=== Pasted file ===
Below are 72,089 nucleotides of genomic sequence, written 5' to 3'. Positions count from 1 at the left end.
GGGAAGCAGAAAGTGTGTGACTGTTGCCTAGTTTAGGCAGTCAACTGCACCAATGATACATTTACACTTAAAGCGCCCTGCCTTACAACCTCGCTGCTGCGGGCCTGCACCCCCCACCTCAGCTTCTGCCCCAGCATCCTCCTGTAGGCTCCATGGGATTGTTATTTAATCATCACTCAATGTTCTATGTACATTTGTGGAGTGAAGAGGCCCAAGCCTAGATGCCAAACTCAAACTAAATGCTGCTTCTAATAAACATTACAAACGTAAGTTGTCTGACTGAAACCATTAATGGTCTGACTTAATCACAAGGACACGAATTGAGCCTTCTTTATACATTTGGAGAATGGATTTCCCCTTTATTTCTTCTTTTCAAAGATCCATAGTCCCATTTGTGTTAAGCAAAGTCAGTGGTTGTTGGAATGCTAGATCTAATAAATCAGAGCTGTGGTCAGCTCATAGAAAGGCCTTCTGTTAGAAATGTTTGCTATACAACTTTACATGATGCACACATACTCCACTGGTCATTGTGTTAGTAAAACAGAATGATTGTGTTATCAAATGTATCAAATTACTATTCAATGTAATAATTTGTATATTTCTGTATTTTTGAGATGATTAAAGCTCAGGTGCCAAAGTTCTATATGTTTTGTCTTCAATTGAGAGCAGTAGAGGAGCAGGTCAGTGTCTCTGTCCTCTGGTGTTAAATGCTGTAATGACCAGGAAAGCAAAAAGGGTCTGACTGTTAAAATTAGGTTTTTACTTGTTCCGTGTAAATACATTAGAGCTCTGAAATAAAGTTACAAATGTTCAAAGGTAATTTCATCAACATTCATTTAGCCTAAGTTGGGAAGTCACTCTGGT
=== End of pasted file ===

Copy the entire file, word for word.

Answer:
Below are 72,089 nucleotides of genomic sequence, written 5' to 3'. Positions count from 1 at the left end.
GGGAAGCAGAAAGTGTGTGACTGTTGCCTAGTTTAGGCAGTCAACTGCACCAATGATACATTTACACTTAAAGCGCCCTGCCTTACAACCTCGCTGCTGCGGGCCTGCACCCCCCACCTCAGCTTCTGCCCCAGCATCCTCCTGTAGGCTCCATGGGATTGTTATTTAATCATCACTCAATGTTCTATGTACATTTGTGGAGTGAAGAGGCCCAAGCCTAGATGCCAAACTCAAACTAAATGCTGCTTCTAATAAACATTACAAACGTAAGTTGTCTGACTGAAACCATTAATGGTCTGACTTAATCACAAGGACACGAATTGAGCCTTCTTTATACATTTGGAGAATGGATTTCCCCTTTATTTCTTCTTTTCAAAGATCCATAGTCCCATTTGTGTTAAGCAAAGTCAGTGGTTGTTGGAATGCTAGATCTAATAAATCAGAGCTGTGGTCAGCTCATAGAAAGGCCTTCTGTTAGAAATGTTTGCTATACAACTTTACATGATGCACACATACTCCACTGGTCATTGTGTTAGTAAAACAGAATGATTGTGTTATCAAATGTATCAAATTACTATTCAATGTAATAATTTGTATATTTCTGTATTTTTGAGATGATTAAAGCTCAGGTGCCAAAGTTCTATATGTTTTGTCTTCAATTGAGAGCAGTAGAGGAGCAGGTCAGTGTCTCTGTCCTCTGGTGTTAAATGCTGTAATGACCAGGAAAGCAAAAAGGGTCTGACTGTTAAAATTAGGTTTTTACTTGTTCCGTGTAAATACATTAGAGCTCTGAAATAAAGTTACAAATGTTCAAAGGTAATTTCATCAACATTCATTTAGCCTAAGTTGGGAAGTCACTCTGGT